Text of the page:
The origin of trees and their names

The origin of trees:

Before trees (woody organisms, capable of producing a ramified trunk), 450 million years ago, there were seaweeds, foams, ferns, and all "cryptogamic" plants, without flowers, without ovules, without seeds. These primary practices of reproduction limited expansion (the species reproduced on place) and the permanence (the sprout did not have enough reserves to survive in dormancy). Trees appeared on earth at the end of the devonian (360 million years) and more widely in carboniferous era (which derives its name of the capacity of trees to fabricate a carbon material), 250 million years ago. They result from a key evolution, since they reproduce with flowers and seeds. The seed, transported by the wind or the birds, extends the era of settlement. The pollen resists to attacks, to such an extent that the electronic microscopy is able to identify very ancient pollens.

Species coexisted on continents which were not separated yet. The continental drift isolated the species which evolved in paralell at the same time, with clear similarities for example between the North American species and the Asians (for example the Occident and East plane trees). Europe was isolated.

When the north hemisphere was covered with ice in the Pliocene, until 10.000 years ago, the Asian and American species had the possibility of growing always more in the south, on new territories available. The European trees have stumbled on the Mediterranean Sea and the Pyrenees, and, most species are extinguished. Only species that survived managed to win the Asia Minor. This explains why the European endemic species are less numerous than American or Asian species. We find fossils of sweetgum, magnolia and redwood, which reflect the wealth lost in the European flora. The plane disappeared from Europe, and it is the plane from West and East, which will return first in the gardens, then through a hybrid species, which spread rapidly in our cities.

The introduction of trees, first utilitarian (as the fig, the walnut or the cherry tree), starts with Roman conquests (the Romans bring back the cherry tree of Pont-Euxin, the apple tree and the walnut of Greece where they had been established). It continues with Crusades (the Crusaders bring, brought back, along with holy relics, peach and orange trees, the fruits of whicch were known and very expensive). The establishment of exotic trees accelerates with great maritime expeditions from the XVIIth century, not only for their utilitarian aspect (tree of heaven introduced for breeding silkworms) but also for their decorative aspect (Occident plane tree).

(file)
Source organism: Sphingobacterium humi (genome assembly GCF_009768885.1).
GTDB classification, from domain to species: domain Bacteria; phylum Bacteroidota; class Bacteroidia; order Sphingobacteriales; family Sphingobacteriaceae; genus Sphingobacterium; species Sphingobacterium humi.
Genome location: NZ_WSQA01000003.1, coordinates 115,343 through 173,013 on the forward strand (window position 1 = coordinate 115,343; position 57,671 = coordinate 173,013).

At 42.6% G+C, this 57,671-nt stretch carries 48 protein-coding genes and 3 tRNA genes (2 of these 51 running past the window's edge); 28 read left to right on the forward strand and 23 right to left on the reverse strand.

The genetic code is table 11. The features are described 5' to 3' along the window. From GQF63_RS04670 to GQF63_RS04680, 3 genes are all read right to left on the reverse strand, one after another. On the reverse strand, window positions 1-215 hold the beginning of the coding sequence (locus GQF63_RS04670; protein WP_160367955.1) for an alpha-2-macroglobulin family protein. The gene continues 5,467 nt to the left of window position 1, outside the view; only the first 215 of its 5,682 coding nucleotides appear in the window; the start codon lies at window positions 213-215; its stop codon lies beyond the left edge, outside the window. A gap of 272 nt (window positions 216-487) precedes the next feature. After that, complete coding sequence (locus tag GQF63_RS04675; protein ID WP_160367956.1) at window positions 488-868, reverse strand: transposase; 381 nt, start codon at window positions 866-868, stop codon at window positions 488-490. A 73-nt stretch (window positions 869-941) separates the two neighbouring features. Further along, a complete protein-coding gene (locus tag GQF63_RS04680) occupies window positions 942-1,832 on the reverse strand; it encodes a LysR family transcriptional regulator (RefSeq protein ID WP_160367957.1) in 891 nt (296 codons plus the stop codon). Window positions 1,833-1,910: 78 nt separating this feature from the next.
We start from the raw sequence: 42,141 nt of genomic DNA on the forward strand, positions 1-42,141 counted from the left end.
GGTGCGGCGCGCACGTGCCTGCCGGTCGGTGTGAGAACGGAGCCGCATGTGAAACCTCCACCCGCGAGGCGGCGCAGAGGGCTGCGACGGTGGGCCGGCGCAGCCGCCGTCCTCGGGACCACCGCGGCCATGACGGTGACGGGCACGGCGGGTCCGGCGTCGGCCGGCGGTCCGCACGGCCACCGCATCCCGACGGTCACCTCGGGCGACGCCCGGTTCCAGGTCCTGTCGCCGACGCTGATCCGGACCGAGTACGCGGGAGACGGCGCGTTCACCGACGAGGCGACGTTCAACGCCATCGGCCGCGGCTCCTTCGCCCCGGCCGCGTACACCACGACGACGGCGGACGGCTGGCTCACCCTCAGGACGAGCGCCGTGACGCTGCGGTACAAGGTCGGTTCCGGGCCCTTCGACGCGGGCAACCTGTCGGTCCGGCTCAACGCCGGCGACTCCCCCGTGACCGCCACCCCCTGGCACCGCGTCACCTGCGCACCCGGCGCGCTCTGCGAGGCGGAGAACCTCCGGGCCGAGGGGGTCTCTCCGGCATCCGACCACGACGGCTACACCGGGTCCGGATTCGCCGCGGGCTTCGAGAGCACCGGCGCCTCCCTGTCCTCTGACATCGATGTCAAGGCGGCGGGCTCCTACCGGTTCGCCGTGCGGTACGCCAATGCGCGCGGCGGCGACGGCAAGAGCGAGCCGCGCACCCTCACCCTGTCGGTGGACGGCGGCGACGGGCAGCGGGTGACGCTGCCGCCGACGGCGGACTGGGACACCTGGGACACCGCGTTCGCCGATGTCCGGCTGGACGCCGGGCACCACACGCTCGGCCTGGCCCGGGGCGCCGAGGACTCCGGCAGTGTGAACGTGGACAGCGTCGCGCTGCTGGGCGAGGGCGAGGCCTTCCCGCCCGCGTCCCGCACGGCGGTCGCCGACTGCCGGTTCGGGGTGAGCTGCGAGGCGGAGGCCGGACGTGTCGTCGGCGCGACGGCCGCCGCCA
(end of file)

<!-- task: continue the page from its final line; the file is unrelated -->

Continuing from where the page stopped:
The French names come either from names Greco-Roman for trees known and introduced by Greco-Romen (ex: cherry tree, laburnum), or of more ancient words still, of Indo-European origin, for the indigenous trees (ex: alder, hawthorn and elm which derive from "Al"), or Arab words (apricot tree, orange tree, japanese pagodatree) or of their local name for imported trees (araucaria, aralia, jacaranda), or still a name constructed pseudo-scientifically (ex: cladrastis, Sweetgum, wingnut) or by analogy (ex: bald cypress, with nothing of a cypress!) let be finally of the name of the discoverer or of a famous botanist (Albizia or Silk Tree, Parrotia, Magnolia). To distinguish the species of a genus, we associate a qualifier, just as the name associated with the name, where the oak "sessile, " oak "hair", etc.. qualifier that specifies a feature of the tree (the sessile oak has a tassel sessile, ie without peduncle, the Turkey oak acorn has a thick hairy). Other colour qualifiers (white, black, red) or in form (verrucate) describe a particular aspect of leaves, fruits or of trunk. Finally qualifiers "fastigiate", "whining ", "gilt" often indicate varieties or hybrids among which the form (fastigiate, weeping) or the colour of the (gold) foliage is specific (and searched for the decoration of a garden). List of the names of 530 species.

The latin names or Latinized (with sometimes Greek origins) were given to specify species in an universal language, beyond the vernacular names. Principle was established by Carl von Linné and published in 1753: he resembles systems "name of family-forename", where "surname" would be here the name of the genus in Latin, with the first letter in uppercase letter (example: Betula, for the genus of Birches), followed by a distinctive written with a lower case (ex : verrucosa, for verrucate), followed by the initial of the botanist who described the genus the first. The genus refers to the classification in families, itself established according to criteria on flowers.

It happens that two botanists describe the same species, without knowing it, and both names were kept. Example : Betula verrucosa Ehrh = Betula pendula Roth (Common Birch). Eventually a second botanist has corrected the description. In this case, the first is placed in brackets. Example : Alnus glutinosa (L) Gaern. For the trees unknown to the Latin, and they are numerous, names were formed to look Latin, as "Camellia", "Grevillea" or "Magnolia", diverted from proper names (Georg Josef Kamel, a Jesuit missionary in China, Mr Greville and Mr Magnol, all three botanists).
List of the Latin names of 530 species.

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 Trees coming from :
 Middle East, North Africa   
 Caucasus, Siberia
 North America
 South america, Oceania, Africa       

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